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Fieldwork is indispensable for understanding, explaining, and predicting the role of information and communication technologies for development (ICT4D) of marginalized communities. Engaging with marginalized communities is at the heart of ICT4D fieldwork. However, vulnerabilities of marginalized communities can prevent them from participating in fieldwork. The goal of this paper is to report best practices for engaging with marginalized communities. The findings are grounded in our fieldwork that consisted of ten three-hour sessions, each including focus groups, surveys, and hands-on exercises, with 152 participants earning less than USD 2 a day, in their native language at ten rural and urban public libraries in India. We conclude that a combination of proactive planning around the vulnerabilities of marginalized communities, constant reflective monitoring of the vulnerabilities and resulting challenges during fieldwork, and appropriate responsive action to address the challenges is one of the best ways of conducting fieldwork, since it helped us manage a majority of the challenges resulting from geographic, temporal, technological, financial, educational, psychological, informational, infrastructural, social, and cultural vulnerabilities of the participants. Our organic and structured guidance in the form of lessons learned can help library and information science researchers and practitioners to customize fieldwork around the vulnerabilities of marginalized communities.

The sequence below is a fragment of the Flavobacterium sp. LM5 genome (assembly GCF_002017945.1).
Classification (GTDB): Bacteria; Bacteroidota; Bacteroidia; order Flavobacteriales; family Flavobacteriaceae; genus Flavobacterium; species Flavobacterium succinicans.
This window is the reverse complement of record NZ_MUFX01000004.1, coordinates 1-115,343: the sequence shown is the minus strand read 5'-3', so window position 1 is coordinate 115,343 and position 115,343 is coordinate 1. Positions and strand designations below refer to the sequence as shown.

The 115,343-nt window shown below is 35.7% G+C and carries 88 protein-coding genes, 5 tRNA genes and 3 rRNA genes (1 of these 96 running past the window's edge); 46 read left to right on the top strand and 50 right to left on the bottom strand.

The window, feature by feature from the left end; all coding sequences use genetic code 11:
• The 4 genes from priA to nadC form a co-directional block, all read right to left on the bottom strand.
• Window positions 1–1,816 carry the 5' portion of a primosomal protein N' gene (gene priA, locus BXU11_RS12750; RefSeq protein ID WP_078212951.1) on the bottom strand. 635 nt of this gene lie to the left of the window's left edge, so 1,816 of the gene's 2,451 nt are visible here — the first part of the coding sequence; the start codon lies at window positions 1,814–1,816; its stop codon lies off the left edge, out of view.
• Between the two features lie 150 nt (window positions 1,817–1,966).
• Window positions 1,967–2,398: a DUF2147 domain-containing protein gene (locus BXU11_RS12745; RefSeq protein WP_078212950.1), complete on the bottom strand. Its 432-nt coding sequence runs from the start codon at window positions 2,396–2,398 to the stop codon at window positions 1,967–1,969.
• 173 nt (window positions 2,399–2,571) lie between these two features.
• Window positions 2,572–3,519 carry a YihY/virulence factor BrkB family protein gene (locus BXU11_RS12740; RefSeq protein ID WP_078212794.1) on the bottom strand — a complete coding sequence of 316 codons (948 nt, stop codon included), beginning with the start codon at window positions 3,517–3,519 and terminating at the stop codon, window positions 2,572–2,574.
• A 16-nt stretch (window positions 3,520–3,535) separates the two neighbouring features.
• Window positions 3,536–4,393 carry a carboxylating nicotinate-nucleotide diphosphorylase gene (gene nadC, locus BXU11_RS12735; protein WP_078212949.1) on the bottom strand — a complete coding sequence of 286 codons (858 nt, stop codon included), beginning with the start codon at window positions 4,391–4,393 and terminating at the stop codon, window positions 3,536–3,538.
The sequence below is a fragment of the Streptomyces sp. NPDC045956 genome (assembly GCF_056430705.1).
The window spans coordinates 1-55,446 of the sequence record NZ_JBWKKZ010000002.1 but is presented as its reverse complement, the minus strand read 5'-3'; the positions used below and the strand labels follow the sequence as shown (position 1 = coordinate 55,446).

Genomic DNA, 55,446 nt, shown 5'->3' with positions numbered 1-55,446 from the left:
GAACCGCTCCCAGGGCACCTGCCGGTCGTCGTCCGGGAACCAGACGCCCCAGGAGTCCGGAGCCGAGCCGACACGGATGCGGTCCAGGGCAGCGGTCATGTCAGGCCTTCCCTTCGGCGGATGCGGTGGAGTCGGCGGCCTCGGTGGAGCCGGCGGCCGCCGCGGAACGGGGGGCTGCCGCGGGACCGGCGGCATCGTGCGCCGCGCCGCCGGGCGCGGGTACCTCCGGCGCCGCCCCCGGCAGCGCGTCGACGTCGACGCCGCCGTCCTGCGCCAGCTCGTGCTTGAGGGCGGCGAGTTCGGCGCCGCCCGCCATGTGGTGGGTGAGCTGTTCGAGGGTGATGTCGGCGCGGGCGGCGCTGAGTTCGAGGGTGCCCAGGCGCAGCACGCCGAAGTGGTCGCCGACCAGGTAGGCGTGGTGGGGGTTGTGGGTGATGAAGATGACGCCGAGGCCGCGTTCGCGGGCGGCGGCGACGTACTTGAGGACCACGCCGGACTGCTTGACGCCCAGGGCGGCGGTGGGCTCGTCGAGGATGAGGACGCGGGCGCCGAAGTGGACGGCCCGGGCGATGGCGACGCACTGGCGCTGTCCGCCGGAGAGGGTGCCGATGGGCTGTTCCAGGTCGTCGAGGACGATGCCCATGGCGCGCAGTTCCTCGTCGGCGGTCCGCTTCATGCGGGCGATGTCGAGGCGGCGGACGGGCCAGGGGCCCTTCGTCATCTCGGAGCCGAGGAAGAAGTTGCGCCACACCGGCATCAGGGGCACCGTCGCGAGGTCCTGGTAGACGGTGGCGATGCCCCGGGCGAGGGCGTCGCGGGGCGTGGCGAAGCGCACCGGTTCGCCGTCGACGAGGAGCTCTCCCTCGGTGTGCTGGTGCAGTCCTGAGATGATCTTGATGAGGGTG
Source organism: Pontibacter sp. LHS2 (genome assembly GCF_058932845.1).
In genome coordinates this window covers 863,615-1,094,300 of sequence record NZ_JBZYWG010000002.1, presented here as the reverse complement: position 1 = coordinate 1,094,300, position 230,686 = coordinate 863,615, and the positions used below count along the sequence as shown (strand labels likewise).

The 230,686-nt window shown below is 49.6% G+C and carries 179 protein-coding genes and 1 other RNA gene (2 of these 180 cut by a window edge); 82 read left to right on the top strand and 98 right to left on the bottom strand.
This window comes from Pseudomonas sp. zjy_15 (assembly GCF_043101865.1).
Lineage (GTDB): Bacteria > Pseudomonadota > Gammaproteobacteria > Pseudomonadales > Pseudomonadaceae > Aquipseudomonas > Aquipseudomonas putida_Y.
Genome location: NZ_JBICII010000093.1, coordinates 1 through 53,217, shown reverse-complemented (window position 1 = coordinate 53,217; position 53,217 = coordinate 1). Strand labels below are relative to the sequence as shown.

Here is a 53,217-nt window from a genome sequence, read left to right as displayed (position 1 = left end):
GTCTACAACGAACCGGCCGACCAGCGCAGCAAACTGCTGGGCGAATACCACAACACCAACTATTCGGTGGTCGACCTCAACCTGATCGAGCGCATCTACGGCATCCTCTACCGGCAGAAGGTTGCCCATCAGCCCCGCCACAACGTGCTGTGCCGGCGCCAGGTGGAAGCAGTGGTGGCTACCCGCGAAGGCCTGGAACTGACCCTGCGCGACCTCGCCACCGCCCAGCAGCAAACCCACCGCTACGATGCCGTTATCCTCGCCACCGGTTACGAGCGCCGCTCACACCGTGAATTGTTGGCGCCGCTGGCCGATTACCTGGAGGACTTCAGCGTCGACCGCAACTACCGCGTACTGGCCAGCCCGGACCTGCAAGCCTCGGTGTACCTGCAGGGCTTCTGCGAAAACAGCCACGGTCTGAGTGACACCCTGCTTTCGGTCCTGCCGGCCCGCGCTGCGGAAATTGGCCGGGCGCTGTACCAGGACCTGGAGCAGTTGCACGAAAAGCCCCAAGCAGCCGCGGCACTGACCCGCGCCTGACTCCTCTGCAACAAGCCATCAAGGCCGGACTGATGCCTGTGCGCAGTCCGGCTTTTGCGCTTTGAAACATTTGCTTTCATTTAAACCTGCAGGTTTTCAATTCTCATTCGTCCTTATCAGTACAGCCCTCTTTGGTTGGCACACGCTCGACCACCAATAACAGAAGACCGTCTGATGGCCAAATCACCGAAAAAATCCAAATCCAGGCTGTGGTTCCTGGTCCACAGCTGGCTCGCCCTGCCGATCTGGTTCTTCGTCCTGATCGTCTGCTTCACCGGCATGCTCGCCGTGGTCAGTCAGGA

... However, for Aboriginal and Torres Strait Islander people, access to technology continues to be an issue that impacts on educational access and participation (Anthony & Keating, 2013;Rennie et al., 2016;Wilks, Wilson, & Kinnane, 2017). As learning in higher education is increasingly online, there has rightly been a focus on access to technology and connectivity as major factors necessary to the achievement of digital equity in educational contexts (Gibb, 2006;Radoll, 2010;Rennie et al., 2016). Despite the issues associated with access to technology, particularly in remote locations (Rennie et al., 2016), Aboriginal and Torres Strait Islander people have embraced the use of digital technologies in a range of educational contexts (Christie, 2009;Eady, 2010;Kral & Schwab, 2012). ...